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Designers, also being people and therefore being required to eat and inhabit and all those other things that require money, have to work for payment. If you work for payment, you are working for someone else, which means you are exchanging your work for his money. In this way, your work is, actually, the work of the client, and it must fulfill the client’s aims and values, not the designer’s. The client, in it’s turn, is trapped in the same situation, and must therefore work for his own clients, which means making things (or services) that sell, which means obeying the market™, which means enforcing some lower instincts of humanity, namely avarice and greed, or in other words the drive to consume, the impulse of having more and more.

That puts designers in a ambiguous situation. Being project makers, they must always try to make the best of their initial circumstance. They must make things better. But by making the client’s thing better he will make it worse, because a better thing for the client will enforce the vicious cycle that consumerist society is trapped on.

This is a reasonable hypothesis. It seems to explain some situations in our daily lives. Some people are even willing to plan their lives according to this basic phenomenon of “needing to sell out”.

Unfortunately, it is the kind of idea that cannot be false or true. You can’t verify if “The Market™” wants to make people consume more, because you can’t talk to The Market™. The examples of “corruption by The Market™” can’t prove that the market is the cause of corruption. The predictions of the idea are not reliable enough.

I don’t deny the influence of the Market. And i don’t think (so-called) “capitalism” will lead us to a age of plenty and happiness. I just want to show that this idea of the market’s influence is only an interpretation, not an independent and neutral description of the world.

A project is a complex thing, involved by many different influences, where it is sometimes impossible (and unnecessary) to say which forces are principal and which are secondary. That is to say that designers should think about the market, yes, but also about culture, style, personal preferences, ethical ideals, philosophical standpoints, history, politics, graphical technique, psychology of perception, communication, digitality, programming languages, and whatever more she deems interesting — and treat all those imposters just the same. None of that is the heart of design, but neither is The Market™!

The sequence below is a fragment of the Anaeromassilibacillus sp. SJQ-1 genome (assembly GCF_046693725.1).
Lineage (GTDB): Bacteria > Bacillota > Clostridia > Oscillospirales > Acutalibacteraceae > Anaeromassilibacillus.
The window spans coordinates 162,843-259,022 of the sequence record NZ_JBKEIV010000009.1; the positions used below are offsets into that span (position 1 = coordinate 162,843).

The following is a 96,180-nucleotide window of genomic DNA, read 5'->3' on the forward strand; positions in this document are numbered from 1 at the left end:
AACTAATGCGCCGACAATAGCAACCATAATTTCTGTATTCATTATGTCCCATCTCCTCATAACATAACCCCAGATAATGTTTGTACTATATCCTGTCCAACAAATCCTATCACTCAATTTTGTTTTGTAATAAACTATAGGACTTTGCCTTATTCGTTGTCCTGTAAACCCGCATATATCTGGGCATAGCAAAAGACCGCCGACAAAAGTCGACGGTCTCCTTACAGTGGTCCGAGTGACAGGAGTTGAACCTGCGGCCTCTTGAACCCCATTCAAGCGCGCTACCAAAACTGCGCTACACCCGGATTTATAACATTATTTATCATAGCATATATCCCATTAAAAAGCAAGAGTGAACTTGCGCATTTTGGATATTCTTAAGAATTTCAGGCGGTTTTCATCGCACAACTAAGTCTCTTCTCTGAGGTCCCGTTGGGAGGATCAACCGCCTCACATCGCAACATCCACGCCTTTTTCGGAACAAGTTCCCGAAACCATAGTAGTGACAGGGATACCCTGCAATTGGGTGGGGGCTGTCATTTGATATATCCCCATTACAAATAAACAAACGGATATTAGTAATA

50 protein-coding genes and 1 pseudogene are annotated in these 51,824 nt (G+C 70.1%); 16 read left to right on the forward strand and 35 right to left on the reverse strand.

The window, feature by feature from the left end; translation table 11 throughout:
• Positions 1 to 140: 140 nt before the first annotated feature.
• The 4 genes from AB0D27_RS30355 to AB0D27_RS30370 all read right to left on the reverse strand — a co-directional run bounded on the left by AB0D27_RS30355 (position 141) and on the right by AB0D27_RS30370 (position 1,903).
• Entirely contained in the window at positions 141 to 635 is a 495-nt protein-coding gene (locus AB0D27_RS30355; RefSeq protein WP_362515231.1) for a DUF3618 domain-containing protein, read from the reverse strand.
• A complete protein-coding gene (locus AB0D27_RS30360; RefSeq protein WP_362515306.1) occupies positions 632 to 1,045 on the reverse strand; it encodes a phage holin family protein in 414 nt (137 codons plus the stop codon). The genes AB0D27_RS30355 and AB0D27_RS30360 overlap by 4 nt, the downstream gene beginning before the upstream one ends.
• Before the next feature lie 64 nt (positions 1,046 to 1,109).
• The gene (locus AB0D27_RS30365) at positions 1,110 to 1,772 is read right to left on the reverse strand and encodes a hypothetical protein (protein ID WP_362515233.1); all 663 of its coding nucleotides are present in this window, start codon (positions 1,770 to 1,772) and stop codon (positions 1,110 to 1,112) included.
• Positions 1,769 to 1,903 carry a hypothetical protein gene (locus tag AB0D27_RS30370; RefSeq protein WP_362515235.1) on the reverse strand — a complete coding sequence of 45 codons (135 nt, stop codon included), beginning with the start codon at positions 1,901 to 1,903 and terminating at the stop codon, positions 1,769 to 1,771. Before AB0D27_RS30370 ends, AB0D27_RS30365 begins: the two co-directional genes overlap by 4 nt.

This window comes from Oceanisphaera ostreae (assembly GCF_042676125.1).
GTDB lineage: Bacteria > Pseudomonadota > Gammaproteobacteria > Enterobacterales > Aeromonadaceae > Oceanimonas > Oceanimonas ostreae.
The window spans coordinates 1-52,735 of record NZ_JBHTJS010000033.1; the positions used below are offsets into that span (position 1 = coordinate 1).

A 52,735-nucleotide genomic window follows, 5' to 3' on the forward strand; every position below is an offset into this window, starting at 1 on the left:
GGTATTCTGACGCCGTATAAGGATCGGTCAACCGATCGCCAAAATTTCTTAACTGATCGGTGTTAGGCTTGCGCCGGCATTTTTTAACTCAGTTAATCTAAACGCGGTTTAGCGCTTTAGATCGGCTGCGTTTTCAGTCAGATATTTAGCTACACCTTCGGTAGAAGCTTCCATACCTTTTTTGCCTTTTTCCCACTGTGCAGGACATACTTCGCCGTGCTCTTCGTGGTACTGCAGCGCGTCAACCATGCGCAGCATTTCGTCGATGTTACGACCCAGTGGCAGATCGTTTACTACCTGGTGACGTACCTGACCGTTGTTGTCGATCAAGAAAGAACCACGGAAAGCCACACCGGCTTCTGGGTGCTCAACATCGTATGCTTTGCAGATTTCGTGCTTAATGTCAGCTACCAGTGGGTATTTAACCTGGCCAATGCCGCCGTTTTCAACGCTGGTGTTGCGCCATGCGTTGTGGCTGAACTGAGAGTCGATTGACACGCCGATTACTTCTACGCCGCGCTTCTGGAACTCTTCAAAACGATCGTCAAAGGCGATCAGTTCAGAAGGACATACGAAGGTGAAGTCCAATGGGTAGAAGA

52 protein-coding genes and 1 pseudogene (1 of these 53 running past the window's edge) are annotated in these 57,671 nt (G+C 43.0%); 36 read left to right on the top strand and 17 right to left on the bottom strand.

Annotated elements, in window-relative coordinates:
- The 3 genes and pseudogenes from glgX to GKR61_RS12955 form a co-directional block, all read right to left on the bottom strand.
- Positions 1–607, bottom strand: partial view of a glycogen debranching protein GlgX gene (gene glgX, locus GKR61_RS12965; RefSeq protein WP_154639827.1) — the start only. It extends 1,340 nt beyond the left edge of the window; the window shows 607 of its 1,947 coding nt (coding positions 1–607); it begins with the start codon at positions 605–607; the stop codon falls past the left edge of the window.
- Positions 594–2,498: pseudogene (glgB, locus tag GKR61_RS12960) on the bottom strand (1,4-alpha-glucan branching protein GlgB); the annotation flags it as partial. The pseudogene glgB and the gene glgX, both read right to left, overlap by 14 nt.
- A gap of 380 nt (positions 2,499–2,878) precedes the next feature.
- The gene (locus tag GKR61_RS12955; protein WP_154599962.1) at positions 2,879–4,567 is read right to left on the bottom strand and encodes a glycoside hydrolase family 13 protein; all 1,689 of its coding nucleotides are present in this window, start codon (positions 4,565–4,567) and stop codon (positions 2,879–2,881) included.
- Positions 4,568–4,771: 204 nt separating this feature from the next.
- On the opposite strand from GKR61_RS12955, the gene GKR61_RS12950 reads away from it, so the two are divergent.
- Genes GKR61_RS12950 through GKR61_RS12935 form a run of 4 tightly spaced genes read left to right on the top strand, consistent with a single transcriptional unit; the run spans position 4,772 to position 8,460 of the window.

Nevertheless, there are certain people who are trying to convince you that it is. That saying the market is a neutral influence is like saying the rain falls upward. Sometimes you can be mistreated just for saying something as banal as that marketing is marketing department’s business. Norberto Chaves even makes a call-to-arms in those words:

“We have replaced love for consumption.”

Consumerism is something to be dealt with by designers. But it is not a matter of good versus wrong, or Market versus Ideals, or Capitalism versus Morality, or Consumption versus Love!

The Market™ is nothing more and nothing less than the group of people who are involved into buying and selling. To say that the Market has a corrupting influence is the same as saying that people force designers to do bad things for people.

I believe the central issue is really another one — that design can seduce people into doing what is wrong for them. People are easily seduced by appearances, and so are designers. This is not a bad thing in and of itself.

(Actually, designers should be strongly aware of the seduction power that a good finishing has, but unhappily this is not true of most of them!)

By saying that it is the market that drives designers to make things that are deceitful for the “end user” we might be triggering prejudices that will prevent ourselves to see any proof that the world works differently. This is called confirmation bias, and is very common. It causes people to be unable to see anything that doesn’t conform to their own idea of the world.

In the case of a professional discourse (that is, a way of thinking for a class of professionals) a confirmation bias can lead us to adapt ourselves to The Market in such a way that we will follow those so-called market influences even when they are weak, ambiguous, or when they do not inhibit new and unheard-of ideas.

This theory that The Market™ forces designers to make things that are not Good™ is a self-fulfilling prophecy — if one believes it blindly, it will come to be true just because one did believe in the first place.



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